Read our full Insignia 4K Fire TV Edition review.
Sometimes you pick a TV for reasons other than the picture quality, and LG’s 70UN7070PUA is an example of that. In addition to the LG name on the unit, the best reasons to buy the 70UN7070PUA are the low price, access to LG’s webOS smart operating system and because you’re going to play games. WebOS is one of the best platforms available, with just about every app you want and it’s easy to use. Though it’s one of the lower-priced sets on this list, the 70UN7070PUA has a low lag time and support for auto low-latency mode — a feature next-generation gaming consoles will take advantage of — which makes it great for fast-paced games.
But the 70UN7070PUA isn’t a top performer when it comes to picture quality. Despite its full-array backlight, the set’s brightness is low, which could be a problem in sunny rooms. It also has limited HDR support and weak contrast. And bring a friend when you’re carrying this one — it’s by far the heaviest on this list.
Hisense has made a name for itself as one of the best budget TV makers, especially with its H8G and H9G lines; the H65 Series isn’t quite up there with those two TVs but is worth considering at this size. Especially at the price — you can currently pick it up for a very affordable $550. The H65 supports Dolby Vision and has good contrast. Like the H8G and H9G, it runs Android TV, which brings with it access to just about every app and streaming service you could want.
However, gamers may want to avoid it due to its relatively high lag time and lack of support for next-generation gaming console features like variable refresh rate and auto low-latency mode. It doesn’t get very bright, either. But if a 70-inch TV is the right size for you, you can’t beat the price-for-performance on the H65.
How to choose the best 70-inch TVs for you
When looking for a 70-inch TV, follow our TV Buying Guide tips. If you put some thought into what you need from a TV, you’ll be able to enjoy your purchase for years to come.
Size: First, decide if you’re locked into a 70-inch model. You’ll find more options in 65- and 75-inch models, with more features and sometimes better value.
Price: Expect to pay around $650-700 for most 70-inch TVs, although those with better features or an established brand name can cost more.
Features: Consider which ports you need and how many. The number of HDMI ports you need depends on how many devices you plan to plug in — a streaming stick, game console or cable box, for example. Most of these TVs have three HDMI inputs, though the Samsung TU7000 only has two. If you plan to use a soundbar, you may need an optical digital audio or a 3.5 mm auxiliary output. You may also want a TV that supports Bluetooth so you can listen on your headphones without disturbing people around you.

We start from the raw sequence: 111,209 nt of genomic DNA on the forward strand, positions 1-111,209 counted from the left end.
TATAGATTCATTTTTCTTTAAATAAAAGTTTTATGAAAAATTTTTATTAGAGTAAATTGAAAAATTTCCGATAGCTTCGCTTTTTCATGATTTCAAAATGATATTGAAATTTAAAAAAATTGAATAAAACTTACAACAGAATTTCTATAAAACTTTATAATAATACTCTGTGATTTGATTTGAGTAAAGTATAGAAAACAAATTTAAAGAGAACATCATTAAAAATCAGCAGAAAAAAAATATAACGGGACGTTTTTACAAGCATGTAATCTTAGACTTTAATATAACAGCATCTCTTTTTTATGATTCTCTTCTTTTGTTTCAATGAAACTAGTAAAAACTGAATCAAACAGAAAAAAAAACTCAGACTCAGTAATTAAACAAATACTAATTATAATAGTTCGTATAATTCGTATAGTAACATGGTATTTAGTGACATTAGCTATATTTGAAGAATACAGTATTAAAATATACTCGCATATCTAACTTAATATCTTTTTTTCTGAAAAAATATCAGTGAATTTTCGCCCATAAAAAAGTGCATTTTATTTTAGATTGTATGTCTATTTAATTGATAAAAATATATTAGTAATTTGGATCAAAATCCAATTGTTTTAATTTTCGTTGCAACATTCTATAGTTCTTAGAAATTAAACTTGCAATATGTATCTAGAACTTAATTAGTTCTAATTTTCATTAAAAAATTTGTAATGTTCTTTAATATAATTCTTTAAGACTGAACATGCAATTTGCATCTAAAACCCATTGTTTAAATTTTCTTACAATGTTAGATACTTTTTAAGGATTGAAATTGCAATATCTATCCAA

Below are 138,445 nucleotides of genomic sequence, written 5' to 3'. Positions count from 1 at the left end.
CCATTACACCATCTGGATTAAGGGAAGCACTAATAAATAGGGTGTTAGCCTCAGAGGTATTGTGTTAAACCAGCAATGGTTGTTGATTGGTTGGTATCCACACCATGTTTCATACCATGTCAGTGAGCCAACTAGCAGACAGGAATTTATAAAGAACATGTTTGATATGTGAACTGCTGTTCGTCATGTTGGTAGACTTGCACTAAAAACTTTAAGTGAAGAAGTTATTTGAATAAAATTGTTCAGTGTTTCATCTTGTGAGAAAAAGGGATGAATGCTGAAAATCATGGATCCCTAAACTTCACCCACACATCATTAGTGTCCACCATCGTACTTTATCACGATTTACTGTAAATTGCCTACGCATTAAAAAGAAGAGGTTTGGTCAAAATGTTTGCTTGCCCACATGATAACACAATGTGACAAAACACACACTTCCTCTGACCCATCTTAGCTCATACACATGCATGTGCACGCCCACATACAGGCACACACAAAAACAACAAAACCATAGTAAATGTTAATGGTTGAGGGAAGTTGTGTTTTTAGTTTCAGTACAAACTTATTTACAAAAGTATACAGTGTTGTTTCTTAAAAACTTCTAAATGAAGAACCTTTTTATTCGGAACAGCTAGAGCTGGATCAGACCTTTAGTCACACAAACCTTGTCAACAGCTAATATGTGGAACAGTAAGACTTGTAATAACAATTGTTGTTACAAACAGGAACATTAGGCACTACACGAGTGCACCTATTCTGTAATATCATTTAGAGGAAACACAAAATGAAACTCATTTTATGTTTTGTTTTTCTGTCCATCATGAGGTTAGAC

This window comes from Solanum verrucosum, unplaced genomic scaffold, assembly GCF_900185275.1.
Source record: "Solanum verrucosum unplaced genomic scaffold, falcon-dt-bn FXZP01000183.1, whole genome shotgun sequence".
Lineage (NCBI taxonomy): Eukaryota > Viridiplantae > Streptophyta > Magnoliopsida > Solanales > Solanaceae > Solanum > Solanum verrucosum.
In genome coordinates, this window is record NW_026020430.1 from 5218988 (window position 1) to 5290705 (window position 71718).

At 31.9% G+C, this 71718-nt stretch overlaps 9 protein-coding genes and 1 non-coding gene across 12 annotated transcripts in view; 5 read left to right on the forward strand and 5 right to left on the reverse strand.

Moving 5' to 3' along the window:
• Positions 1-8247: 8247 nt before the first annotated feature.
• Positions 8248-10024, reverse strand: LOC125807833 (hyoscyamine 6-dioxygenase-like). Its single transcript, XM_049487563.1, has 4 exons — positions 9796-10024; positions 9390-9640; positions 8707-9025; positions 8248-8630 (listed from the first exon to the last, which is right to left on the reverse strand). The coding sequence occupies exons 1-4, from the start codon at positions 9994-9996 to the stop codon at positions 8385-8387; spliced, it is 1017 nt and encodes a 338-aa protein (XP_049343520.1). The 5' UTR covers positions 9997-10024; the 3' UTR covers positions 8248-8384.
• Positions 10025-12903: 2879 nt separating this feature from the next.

If you’ve narrowed down your TV shopping by brand, price range or screen size, check out our picks for the best TVs in each.
Best TVs | Best 4K TVs | Best smart TVs for streaming | Best TVs for gaming
The best TVs under $1000 | The best TVs under $500
Best TV brands | Best Samsung TVs | Best TCL TVs | Best LG TVs | Best Roku TVs | Best OLED TVs | Best QLED TVs | Best 8K TVs | Best HDMI 2.1 TV | Best TVs with ATSC 3.0 | Best TVs with Chromecast
The smallest smart TVs | Best 43-inch TVs | Best 50-inch TVs | Best 55-inch TVs | Best 65-inch TVs | Best 70-inch TVs | Best 75-inch TVs | Best 85-inch TVs
And don’t forget to watch out for the latest TV reviews.
How we test 70-inch TVs
Testing the best 70-inch TVs is a thorough process. We put every TV through our custom lab test, measuring color gamut, color accuracy and brightness to objectively see which sets are the best for these key indicators. We also test for lag time, measuring to the millisecond how long it takes for content to travel from the original source to the screen. We use these results to make numbers-based comparisons about color and display quality.
We spend hours with each set to see how our lab results translate into anecdotal performance. We also compare competing sets using a range of content across several sources. With that information, we can tell you which TVs look best, sound best and offer the best viewing experience.
Of course, we also consider the smart TV functions and apps for each TV, looking at everything from the remote control design to the voice interaction.